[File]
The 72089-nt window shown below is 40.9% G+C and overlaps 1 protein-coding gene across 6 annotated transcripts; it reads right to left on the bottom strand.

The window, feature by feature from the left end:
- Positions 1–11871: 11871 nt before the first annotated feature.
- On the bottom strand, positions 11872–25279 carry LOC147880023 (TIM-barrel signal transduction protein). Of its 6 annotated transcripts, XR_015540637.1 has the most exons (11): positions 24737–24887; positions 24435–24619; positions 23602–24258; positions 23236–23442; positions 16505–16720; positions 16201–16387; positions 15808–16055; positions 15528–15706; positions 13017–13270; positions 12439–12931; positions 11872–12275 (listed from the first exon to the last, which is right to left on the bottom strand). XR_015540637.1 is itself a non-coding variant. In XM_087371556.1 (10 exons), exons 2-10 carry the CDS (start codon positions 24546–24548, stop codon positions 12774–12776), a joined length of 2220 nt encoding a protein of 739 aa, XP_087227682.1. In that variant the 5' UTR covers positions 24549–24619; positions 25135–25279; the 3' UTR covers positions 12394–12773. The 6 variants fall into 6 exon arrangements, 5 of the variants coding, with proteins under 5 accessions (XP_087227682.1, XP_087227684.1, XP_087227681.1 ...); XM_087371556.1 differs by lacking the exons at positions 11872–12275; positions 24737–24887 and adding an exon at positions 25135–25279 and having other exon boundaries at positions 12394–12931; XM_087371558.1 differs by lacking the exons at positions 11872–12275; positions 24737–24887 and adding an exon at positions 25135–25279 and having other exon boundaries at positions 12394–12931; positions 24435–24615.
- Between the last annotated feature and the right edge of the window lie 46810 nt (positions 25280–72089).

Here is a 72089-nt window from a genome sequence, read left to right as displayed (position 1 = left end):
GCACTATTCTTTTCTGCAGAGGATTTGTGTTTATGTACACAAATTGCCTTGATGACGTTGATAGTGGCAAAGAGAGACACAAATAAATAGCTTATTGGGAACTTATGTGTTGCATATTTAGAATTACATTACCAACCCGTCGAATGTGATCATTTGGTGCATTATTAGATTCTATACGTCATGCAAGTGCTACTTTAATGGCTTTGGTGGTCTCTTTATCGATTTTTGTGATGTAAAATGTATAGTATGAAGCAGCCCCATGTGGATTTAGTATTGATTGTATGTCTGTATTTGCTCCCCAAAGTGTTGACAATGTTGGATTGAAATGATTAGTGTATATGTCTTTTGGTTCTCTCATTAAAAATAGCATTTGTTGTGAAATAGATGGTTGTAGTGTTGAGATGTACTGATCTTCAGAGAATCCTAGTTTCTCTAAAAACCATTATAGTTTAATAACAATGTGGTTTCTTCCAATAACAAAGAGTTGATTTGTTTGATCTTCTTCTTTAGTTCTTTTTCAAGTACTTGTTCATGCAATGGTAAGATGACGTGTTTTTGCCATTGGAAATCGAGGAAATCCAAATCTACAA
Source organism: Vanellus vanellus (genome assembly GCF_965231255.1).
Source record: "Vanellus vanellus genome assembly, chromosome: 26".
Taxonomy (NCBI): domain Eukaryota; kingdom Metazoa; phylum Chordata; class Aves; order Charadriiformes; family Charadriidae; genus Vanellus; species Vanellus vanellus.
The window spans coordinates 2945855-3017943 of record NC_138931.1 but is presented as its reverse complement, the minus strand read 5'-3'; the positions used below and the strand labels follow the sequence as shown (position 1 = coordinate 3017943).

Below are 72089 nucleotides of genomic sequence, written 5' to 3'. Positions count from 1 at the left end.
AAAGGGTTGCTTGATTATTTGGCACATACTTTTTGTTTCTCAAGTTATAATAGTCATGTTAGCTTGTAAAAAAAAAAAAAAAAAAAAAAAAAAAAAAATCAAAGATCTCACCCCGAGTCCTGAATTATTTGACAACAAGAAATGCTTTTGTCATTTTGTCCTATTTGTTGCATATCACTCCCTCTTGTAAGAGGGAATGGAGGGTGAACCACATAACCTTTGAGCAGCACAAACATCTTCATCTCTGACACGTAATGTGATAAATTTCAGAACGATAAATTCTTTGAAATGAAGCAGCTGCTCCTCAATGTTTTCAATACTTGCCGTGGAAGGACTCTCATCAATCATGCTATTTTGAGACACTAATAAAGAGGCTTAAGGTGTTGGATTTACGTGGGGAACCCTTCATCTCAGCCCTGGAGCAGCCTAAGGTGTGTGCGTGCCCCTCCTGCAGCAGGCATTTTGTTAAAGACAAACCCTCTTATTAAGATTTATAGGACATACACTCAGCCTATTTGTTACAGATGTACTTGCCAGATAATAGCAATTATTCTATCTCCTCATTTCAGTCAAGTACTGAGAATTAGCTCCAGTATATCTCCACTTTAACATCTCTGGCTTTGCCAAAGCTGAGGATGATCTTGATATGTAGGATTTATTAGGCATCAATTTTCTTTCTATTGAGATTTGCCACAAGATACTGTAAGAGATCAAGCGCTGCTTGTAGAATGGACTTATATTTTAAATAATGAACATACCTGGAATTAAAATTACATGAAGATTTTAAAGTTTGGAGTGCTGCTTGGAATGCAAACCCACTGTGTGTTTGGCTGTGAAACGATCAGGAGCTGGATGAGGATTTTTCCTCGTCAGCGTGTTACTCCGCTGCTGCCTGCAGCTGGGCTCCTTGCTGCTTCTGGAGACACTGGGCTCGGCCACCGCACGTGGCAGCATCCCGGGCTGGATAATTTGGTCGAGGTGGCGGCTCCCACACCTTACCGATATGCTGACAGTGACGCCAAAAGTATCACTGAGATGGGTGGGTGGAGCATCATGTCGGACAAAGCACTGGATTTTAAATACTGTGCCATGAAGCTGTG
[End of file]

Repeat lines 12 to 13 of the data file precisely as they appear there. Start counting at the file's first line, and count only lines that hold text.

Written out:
Below are 72089 nucleotides of genomic sequence, written 5' to 3'. Positions count from 1 at the left end.
AAAGGGTTGCTTGATTATTTGGCACATACTTTTTGTTTCTCAAGTTATAATAGTCATGTTAGCTTGTAAAAAAAAAAAAAAAAAAAAAAAAAAAAAAATCAAAGATCTCACCCCGAGTCCTGAATTATTTGACAACAAGAAATGCTTTTGTCATTTTGTCCTATTTGTTGCATATCACTCCCTCTTGTAAGAGGGAATGGAGGGTGAACCACATAACCTTTGAGCAGCACAAACATCTTCATCTCTGACACGTAATGTGATAAATTTCAGAACGATAAATTCTTTGAAATGAAGCAGCTGCTCCTCAATGTTTTCAATACTTGCCGTGGAAGGACTCTCATCAATCATGCTATTTTGAGACACTAATAAAGAGGCTTAAGGTGTTGGATTTACGTGGGGAACCCTTCATCTCAGCCCTGGAGCAGCCTAAGGTGTGTGCGTGCCCCTCCTGCAGCAGGCATTTTGTTAAAGACAAACCCTCTTATTAAGATTTATAGGACATACACTCAGCCTATTTGTTACAGATGTACTTGCCAGATAATAGCAATTATTCTATCTCCTCATTTCAGTCAAGTACTGAGAATTAGCTCCAGTATATCTCCACTTTAACATCTCTGGCTTTGCCAAAGCTGAGGATGATCTTGATATGTAGGATTTATTAGGCATCAATTTTCTTTCTATTGAGATTTGCCACAAGATACTGTAAGAGATCAAGCGCTGCTTGTAGAATGGACTTATATTTTAAATAATGAACATACCTGGAATTAAAATTACATGAAGATTTTAAAGTTTGGAGTGCTGCTTGGAATGCAAACCCACTGTGTGTTTGGCTGTGAAACGATCAGGAGCTGGATGAGGATTTTTCCTCGTCAGCGTGTTACTCCGCTGCTGCCTGCAGCTGGGCTCCTTGCTGCTTCTGGAGACACTGGGCTCGGCCACCGCACGTGGCAGCATCCCGGGCTGGATAATTTGGTCGAGGTGGCGGCTCCCACACCTTACCGATATGCTGACAGTGACGCCAAAAGTATCACTGAGATGGGTGGGTGGAGCATCATGTCGGACAAAGCACTGGATTTTAAATACTGTGCCATGAAGCTGTG